We might run a greater risk of a recession in the short term. But a recession is not the worst possible outcome. The worst is for this crisis to go on and on, for Minsky’s moment to become an eternity.
  2. Thanks for posting that, ByLo.

    FT is one of the last credible ECON journals left.

    Yet, its always telling when economic authorities and Central Bankers are quoted as aghast and dumbfounded by the Credit Crisis. And that *maybe* loose credit had *something* to do with it.

    "Maybe"?!? "Something"?!?!

    Don't believe it for a second.

    This is not rocket science. Injecting dollars bills into a fixed economy with no commensurate expansion in production equals one thing = inflation.

    They all know it, too (this is 101-type stuff). Just like they knew it in 1929. Yet, the Depression happened anyway... Thats an interesting little aside School Master Bernacke never addressed. Gee, wonder why?! Rothschilds knew all about credit supply and economic cycles some 300 years ago...

    The articles conclusion is correct. Zimbabwe is a contemporary example of economic Warfare against a People. Most private savings were wiped out. Or, IOW, stolen by Government.

    America is a bigger ship, but she'll sink just as assuredly as a leaky dingy like Zimbabwe. Just take longer to bring her down.

    Its all about discretionary income. If printing continues, commodities and energy will continue to rise. Americans will spend more and more for food and gas. Consumables will pass on factor input costs. Now its food, gas and everything at Walmart thats more expensive. People buy less while spending more and the economy collapses on itself.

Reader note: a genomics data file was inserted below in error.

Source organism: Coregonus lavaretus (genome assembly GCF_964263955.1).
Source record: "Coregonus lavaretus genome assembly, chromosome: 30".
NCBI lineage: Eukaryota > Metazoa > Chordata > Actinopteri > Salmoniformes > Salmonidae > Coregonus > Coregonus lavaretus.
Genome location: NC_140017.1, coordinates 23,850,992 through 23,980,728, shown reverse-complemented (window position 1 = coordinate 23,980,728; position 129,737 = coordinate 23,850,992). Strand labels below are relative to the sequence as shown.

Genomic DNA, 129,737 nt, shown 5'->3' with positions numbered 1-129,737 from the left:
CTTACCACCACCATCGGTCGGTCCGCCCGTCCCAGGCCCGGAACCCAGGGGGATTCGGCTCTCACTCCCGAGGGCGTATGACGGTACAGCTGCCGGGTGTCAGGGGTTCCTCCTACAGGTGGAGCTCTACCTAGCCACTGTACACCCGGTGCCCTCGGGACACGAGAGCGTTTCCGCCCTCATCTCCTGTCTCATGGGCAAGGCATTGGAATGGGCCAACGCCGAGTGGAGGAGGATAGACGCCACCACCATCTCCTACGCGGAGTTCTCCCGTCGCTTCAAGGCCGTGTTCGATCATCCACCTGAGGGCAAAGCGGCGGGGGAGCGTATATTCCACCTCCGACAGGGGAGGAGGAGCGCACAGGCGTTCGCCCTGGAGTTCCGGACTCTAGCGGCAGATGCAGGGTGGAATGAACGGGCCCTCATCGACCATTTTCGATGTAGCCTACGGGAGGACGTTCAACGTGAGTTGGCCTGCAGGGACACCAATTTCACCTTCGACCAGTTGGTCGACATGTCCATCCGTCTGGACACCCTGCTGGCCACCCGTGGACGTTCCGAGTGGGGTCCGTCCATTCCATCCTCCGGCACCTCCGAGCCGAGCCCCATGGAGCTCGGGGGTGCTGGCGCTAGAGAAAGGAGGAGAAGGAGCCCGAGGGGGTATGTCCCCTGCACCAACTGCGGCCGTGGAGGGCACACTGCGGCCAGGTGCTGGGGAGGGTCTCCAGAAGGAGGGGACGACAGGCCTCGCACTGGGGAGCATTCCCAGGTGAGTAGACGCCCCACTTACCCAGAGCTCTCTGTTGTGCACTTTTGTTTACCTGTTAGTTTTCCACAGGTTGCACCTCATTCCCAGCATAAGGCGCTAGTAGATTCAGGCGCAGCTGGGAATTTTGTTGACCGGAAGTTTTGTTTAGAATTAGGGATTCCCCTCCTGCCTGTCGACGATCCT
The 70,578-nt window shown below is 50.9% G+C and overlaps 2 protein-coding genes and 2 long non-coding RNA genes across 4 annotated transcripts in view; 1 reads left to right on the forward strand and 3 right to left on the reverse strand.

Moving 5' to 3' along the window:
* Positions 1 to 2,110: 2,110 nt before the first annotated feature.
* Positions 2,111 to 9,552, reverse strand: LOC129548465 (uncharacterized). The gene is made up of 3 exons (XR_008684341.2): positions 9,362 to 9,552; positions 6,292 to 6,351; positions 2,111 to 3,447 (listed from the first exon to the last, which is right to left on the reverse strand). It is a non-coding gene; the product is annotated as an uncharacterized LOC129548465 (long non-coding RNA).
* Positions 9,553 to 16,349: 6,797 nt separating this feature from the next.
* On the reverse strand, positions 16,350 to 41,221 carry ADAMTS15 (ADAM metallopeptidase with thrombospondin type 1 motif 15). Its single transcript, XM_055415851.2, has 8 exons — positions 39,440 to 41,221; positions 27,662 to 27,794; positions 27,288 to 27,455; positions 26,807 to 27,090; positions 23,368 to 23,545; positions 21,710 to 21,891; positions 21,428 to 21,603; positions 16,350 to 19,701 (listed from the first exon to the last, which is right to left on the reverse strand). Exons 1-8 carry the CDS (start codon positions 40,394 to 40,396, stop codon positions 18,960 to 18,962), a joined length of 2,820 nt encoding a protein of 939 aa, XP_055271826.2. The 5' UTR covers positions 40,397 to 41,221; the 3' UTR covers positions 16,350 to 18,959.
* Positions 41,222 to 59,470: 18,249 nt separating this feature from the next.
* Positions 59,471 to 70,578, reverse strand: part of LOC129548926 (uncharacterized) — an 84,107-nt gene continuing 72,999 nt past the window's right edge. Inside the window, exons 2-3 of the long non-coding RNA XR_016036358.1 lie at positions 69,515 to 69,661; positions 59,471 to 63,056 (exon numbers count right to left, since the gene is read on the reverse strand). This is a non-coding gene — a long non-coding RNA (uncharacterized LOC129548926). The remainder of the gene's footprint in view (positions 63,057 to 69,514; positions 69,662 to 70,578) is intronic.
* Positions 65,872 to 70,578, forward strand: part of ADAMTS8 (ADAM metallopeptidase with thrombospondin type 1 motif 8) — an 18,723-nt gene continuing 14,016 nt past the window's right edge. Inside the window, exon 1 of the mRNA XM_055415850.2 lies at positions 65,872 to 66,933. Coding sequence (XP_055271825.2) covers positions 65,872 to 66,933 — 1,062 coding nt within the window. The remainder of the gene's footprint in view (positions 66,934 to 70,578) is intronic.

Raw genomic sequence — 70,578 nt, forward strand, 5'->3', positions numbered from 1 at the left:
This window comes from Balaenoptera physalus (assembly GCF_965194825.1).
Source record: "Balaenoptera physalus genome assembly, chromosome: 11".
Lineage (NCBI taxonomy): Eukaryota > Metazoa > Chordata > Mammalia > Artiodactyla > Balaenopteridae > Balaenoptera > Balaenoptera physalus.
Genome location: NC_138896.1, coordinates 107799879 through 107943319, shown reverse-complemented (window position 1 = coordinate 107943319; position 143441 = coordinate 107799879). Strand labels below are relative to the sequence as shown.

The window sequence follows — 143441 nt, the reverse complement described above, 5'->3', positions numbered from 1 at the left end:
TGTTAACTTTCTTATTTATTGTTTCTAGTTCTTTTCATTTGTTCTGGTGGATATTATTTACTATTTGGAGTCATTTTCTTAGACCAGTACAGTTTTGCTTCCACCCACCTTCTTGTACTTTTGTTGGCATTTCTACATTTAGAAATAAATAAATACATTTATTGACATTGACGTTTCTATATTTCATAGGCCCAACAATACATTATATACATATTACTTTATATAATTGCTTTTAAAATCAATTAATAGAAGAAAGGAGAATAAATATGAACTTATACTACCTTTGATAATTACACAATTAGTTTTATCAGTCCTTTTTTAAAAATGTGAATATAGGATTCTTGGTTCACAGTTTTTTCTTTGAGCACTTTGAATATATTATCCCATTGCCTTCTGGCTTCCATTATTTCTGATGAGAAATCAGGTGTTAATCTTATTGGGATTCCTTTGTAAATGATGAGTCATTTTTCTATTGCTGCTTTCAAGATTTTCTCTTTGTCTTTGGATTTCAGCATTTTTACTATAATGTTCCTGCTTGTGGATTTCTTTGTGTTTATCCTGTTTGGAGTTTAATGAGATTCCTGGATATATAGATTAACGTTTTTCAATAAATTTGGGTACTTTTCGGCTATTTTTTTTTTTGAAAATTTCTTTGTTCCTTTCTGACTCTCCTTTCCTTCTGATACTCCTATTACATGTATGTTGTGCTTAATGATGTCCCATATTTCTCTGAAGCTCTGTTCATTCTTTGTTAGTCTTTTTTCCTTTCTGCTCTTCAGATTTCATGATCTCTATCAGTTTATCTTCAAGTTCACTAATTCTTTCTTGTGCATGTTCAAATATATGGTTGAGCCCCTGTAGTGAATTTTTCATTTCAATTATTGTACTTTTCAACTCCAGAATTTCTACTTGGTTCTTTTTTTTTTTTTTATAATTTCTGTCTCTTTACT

Wage-price spiral will be the next fundamental event to the hit newswire. We'll see it in 2008, for sure.

    It could go 1970's-ish stagflation before it goes deep recession or depression.

    If the money print continues unabated for the next few years (God Forbid), then yes, it will be a depression. Wages never keep pace with real inflation. People will spend nearly everything they make just to live. The economy will go bye bye for a real long time.
  3. thanks for finding interesting articles...

    sell sell selll....and sell.............
  4. dhpar


    i am not sure where FT took that money and inflation does not matter in new keynesianism. it is both central to this theory, e.g consider Taylor rule and IS/LM framework (with sticky prices).